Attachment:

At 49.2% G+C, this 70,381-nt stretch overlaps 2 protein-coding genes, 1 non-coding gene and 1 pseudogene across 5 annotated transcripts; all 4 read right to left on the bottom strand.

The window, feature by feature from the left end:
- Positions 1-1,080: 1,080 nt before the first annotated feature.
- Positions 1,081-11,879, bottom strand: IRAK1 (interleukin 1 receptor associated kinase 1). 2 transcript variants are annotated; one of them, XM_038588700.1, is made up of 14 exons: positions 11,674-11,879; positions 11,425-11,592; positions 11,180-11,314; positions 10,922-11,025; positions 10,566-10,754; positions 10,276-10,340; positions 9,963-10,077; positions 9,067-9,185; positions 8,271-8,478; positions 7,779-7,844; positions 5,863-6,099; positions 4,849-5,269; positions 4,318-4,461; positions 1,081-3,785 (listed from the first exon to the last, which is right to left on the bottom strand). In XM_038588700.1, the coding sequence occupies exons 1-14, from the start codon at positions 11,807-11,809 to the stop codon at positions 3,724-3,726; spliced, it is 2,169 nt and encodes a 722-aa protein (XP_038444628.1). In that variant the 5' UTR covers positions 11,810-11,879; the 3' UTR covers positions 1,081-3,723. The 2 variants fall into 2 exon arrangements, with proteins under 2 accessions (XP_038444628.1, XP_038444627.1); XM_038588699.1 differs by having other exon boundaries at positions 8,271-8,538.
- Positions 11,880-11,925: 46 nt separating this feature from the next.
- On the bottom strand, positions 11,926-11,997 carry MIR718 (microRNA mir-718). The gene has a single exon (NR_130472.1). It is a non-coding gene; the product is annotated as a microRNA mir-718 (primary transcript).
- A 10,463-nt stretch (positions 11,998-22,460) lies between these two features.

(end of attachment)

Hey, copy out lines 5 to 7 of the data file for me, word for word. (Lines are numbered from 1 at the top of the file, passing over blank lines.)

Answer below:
- Positions 11,880-11,925: 46 nt separating this feature from the next.
- On the bottom strand, positions 11,926-11,997 carry MIR718 (microRNA mir-718). The gene has a single exon (NR_130472.1). It is a non-coding gene; the product is annotated as a microRNA mir-718 (primary transcript).
- A 10,463-nt stretch (positions 11,998-22,460) lies between these two features.